I was wrong -- but ...
I can admit it when I'm wrong.
Back on Oct. 10, 2013, for instance, I opined that the marketplace glitches might be good for Obamacare, because once people actually saw what was being offered, they might be disappointed.
What actually happened was that the feds pulled the marketplace’s front end together and more people than predicted signed up, and then, several months in, reported being mostly happy with their plans.
That’s not to say there aren’t some disgruntled people out there who lost their plans or saw their prices rise or looked at the marketplace options and found none to their liking or within their financial reach. Such things did happen. But, after all, the average subsidy for those getting help with marketplace plans was a whopping 74 percent in Pa., and 47 percent of those getting help paid premiums of $50 a month or less, which even with a big deductible and narrow network looks pretty sweet ... particularly if all you happen to need to avail yourself of is the free preventive services.
And, of course, let us not forget that, thanks to generous exemptions, the number of people who will have to pay a fine this year for not being insured has dropped about 2 million from the original projections, to just 4 million of the roughly 30 million non-elderly uninsured in the U.S.
All in all, it adds up to a better run than I expected Obamacare to have this year. So there you have it: I was wrong, and the world did not end.
If that was gratifying for you, however, you might want to stop reading there. Because, looking forward, I have many “buts” to append. And I’m going to plunge into them headlong.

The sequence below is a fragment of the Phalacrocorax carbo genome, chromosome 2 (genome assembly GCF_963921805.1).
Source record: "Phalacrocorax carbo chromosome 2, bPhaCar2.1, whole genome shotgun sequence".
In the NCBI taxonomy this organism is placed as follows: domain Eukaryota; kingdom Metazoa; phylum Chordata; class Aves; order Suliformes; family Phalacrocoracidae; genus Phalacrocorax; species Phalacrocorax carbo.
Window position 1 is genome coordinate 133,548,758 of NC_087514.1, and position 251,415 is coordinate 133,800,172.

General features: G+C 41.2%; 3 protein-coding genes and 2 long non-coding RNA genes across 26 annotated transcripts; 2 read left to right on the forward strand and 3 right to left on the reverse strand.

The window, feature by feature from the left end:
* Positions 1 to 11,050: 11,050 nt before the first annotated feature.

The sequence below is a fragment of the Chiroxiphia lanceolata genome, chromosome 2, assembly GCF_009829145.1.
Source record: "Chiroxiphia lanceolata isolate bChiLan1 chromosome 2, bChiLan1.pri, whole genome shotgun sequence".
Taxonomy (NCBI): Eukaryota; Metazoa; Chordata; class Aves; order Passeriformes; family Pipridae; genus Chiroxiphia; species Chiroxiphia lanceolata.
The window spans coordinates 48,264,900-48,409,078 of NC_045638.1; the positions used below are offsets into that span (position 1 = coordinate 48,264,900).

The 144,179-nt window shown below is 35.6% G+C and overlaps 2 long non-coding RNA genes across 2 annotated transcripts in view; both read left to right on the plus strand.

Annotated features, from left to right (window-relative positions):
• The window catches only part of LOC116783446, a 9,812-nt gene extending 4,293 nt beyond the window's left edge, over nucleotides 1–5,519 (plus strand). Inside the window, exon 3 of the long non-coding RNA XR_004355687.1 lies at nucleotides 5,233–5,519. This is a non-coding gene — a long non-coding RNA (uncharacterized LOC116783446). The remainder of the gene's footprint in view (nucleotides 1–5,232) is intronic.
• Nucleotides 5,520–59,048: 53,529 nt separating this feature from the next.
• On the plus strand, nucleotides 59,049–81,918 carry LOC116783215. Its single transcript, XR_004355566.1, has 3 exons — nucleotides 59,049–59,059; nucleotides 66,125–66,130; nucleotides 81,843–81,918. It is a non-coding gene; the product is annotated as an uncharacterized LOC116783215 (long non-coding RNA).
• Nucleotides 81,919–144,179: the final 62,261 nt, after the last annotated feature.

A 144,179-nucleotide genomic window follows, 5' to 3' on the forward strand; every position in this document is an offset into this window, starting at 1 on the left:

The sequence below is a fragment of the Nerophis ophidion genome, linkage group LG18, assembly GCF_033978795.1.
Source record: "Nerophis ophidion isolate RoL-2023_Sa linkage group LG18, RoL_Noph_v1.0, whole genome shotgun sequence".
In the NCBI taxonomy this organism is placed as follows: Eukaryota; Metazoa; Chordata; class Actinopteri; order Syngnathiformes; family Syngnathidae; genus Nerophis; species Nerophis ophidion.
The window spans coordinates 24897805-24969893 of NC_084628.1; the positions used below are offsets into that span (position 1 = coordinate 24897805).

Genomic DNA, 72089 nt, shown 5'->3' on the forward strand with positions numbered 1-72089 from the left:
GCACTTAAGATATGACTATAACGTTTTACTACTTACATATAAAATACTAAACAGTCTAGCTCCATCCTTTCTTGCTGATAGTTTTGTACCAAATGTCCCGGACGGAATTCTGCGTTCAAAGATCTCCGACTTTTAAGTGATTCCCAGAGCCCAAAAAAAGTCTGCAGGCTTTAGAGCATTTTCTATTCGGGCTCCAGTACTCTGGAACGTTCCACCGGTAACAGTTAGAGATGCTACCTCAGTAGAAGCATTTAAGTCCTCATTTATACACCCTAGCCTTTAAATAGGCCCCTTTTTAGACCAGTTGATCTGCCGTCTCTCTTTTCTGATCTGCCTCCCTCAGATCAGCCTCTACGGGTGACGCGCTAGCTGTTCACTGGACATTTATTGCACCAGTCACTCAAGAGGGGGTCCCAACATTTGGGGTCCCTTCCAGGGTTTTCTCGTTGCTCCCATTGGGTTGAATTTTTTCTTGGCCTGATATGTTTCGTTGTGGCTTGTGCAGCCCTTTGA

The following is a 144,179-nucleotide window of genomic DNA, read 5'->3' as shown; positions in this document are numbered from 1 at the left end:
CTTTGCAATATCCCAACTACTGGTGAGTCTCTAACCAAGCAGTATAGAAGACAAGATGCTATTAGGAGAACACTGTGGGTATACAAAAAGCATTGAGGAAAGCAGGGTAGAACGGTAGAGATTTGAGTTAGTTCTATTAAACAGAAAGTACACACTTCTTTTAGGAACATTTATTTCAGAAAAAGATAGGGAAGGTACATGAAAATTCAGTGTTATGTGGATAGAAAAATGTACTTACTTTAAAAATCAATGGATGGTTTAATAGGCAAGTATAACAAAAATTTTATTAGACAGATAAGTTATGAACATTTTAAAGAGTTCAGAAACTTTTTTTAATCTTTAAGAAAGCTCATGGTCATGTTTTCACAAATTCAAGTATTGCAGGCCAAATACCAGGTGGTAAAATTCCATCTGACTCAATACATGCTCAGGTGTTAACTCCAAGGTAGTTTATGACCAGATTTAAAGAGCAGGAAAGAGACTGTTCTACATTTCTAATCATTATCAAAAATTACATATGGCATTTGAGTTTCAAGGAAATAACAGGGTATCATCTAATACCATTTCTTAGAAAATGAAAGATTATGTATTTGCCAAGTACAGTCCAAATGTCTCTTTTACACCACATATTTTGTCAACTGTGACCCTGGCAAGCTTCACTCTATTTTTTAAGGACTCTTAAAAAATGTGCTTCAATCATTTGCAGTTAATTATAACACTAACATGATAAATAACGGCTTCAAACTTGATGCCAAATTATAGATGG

• If the back-end problems with the federal marketplace were ever resolved, I missed the jubilant memo.
• This report says fewer than 2 in 5 people are confident in the technical capabilities of the marketplaces; only 1 in 12 report lower monthly health care spending now than a year ago; and 37 percent say they feel “more negative” now than they did a year ago about Obamacare’s impact on their own health care.
• CMS is delaying the launch of the Physician Payment Sunshine Act website -- which should have been a major points-scored occasion for Obamacare advocates -- because of problems.
• In the words of renowned health care reporter Sarah Kliff, “This graphic really underscores how confusing the *next* Obamacare enrollment period will be.”
• And speaking of the next enrollment period, pundits have been having a field day with rate increases, or the lack thereof, in other states, but we here in Pennsylvania still have no idea what they look like.
• Halbig and King are still, collectively, a lurking presence.
• Speaking of lurking presences, let us not forget about the upcoming tax season.
In other words, I expect the next few months to be interesting. And let us make no final judgments on anything at this time.